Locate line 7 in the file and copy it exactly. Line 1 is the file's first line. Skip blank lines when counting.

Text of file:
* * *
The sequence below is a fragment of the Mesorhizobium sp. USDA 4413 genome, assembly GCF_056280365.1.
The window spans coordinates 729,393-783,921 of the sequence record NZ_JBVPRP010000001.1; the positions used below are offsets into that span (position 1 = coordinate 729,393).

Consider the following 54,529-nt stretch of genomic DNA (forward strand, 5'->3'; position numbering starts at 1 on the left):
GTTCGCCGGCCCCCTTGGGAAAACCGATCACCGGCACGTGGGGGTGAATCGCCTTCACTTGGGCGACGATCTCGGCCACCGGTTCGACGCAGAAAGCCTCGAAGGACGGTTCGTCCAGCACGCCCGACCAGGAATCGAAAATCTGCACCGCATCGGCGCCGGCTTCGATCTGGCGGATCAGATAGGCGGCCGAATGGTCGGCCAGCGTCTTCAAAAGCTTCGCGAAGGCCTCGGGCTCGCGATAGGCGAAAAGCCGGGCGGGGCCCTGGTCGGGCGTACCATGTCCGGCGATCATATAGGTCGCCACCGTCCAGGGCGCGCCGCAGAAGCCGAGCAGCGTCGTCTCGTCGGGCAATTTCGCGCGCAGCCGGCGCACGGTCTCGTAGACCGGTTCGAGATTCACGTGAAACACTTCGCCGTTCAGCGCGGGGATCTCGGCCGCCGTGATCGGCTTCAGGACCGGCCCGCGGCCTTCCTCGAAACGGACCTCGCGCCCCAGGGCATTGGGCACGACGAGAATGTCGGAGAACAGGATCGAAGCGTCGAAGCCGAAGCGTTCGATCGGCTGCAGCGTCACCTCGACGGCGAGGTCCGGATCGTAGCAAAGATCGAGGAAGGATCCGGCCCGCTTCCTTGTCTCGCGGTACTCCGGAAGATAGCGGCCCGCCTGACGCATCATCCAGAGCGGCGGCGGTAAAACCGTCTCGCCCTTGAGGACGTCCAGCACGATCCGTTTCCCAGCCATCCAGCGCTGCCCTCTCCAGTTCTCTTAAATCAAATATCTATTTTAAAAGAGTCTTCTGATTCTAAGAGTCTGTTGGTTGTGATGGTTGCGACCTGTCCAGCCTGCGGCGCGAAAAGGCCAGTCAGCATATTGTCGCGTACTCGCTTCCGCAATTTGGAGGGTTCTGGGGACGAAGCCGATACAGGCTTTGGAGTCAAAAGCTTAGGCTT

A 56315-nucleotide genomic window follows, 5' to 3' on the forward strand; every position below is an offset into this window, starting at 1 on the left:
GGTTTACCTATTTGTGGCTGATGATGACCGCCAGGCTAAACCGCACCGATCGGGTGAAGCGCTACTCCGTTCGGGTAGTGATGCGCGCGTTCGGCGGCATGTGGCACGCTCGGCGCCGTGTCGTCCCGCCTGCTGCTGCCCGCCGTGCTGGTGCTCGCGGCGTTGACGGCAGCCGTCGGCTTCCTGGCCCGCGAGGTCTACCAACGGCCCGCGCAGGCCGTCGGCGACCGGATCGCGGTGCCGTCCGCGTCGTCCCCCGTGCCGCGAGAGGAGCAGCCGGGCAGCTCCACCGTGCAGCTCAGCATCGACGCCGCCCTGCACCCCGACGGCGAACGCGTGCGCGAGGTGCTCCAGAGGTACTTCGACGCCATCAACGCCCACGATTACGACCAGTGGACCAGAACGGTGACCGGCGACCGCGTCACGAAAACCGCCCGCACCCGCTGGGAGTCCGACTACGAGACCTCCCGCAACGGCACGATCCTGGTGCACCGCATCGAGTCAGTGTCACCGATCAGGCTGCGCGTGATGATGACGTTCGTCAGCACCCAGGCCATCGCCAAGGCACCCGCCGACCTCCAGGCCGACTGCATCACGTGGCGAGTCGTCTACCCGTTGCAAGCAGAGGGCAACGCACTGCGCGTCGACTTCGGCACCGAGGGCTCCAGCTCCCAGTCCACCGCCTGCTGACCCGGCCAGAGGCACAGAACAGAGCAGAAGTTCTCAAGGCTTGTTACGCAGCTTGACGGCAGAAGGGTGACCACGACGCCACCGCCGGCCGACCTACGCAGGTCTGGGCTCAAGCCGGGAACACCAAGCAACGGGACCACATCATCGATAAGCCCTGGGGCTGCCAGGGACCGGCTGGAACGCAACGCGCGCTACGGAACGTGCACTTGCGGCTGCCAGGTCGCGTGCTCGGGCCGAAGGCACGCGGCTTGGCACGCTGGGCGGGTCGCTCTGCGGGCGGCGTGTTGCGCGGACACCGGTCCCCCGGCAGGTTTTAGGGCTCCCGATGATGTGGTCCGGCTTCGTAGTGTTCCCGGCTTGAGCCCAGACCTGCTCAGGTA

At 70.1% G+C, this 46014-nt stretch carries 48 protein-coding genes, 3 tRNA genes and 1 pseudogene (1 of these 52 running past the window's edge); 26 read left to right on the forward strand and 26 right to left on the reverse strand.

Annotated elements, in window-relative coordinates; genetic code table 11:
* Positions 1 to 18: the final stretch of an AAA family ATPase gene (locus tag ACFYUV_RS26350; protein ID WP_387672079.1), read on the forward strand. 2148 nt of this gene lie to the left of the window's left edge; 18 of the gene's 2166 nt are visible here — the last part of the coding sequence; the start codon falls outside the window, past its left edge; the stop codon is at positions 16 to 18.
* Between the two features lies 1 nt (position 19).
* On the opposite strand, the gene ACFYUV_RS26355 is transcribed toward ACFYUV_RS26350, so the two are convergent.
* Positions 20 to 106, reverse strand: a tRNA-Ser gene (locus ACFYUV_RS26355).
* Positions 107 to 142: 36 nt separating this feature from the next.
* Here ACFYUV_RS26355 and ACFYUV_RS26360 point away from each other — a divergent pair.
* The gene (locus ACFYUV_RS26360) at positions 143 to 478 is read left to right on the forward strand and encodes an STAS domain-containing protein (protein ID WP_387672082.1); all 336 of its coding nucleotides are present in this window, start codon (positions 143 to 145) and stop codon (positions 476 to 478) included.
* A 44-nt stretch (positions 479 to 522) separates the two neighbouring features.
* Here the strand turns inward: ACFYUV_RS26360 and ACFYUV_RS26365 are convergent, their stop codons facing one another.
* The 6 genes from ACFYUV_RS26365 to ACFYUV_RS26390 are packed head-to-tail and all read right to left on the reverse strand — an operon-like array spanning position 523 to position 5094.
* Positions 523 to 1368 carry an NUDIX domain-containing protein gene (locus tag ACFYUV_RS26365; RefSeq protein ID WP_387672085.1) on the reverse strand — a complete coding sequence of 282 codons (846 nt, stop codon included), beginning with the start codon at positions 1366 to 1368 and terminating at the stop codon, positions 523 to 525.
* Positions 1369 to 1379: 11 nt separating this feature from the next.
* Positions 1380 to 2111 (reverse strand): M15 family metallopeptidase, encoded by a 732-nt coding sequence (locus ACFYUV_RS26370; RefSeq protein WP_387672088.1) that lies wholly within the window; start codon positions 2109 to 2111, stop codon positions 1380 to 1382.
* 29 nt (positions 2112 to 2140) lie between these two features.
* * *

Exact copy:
At 70.1% G+C, this 46014-nt stretch carries 48 protein-coding genes, 3 tRNA genes and 1 pseudogene (1 of these 52 running past the window's edge); 26 read left to right on the forward strand and 26 right to left on the reverse strand.